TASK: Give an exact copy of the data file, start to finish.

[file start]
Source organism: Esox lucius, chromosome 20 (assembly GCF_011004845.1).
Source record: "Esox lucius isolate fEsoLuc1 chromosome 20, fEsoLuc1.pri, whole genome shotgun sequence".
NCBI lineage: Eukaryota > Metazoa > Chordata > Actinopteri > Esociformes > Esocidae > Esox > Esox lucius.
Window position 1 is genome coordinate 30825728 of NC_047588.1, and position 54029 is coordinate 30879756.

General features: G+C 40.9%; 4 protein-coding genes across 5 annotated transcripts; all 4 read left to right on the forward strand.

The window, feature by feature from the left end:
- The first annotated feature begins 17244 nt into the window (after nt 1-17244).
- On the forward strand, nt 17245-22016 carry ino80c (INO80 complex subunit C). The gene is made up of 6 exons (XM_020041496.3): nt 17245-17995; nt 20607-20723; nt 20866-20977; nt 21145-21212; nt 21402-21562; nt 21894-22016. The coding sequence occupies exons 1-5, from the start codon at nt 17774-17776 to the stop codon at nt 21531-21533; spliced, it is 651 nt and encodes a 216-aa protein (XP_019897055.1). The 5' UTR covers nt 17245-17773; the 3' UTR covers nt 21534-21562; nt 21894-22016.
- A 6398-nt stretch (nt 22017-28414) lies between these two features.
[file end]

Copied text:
Source organism: Esox lucius, chromosome 20 (assembly GCF_011004845.1).
Source record: "Esox lucius isolate fEsoLuc1 chromosome 20, fEsoLuc1.pri, whole genome shotgun sequence".
NCBI lineage: Eukaryota > Metazoa > Chordata > Actinopteri > Esociformes > Esocidae > Esox > Esox lucius.
Window position 1 is genome coordinate 30825728 of NC_047588.1, and position 54029 is coordinate 30879756.

General features: G+C 40.9%; 4 protein-coding genes across 5 annotated transcripts; all 4 read left to right on the forward strand.

The window, feature by feature from the left end:
- The first annotated feature begins 17244 nt into the window (after nt 1-17244).
- On the forward strand, nt 17245-22016 carry ino80c (INO80 complex subunit C). The gene is made up of 6 exons (XM_020041496.3): nt 17245-17995; nt 20607-20723; nt 20866-20977; nt 21145-21212; nt 21402-21562; nt 21894-22016. The coding sequence occupies exons 1-5, from the start codon at nt 17774-17776 to the stop codon at nt 21531-21533; spliced, it is 651 nt and encodes a 216-aa protein (XP_019897055.1). The 5' UTR covers nt 17245-17773; the 3' UTR covers nt 21534-21562; nt 21894-22016.
- A 6398-nt stretch (nt 22017-28414) lies between these two features.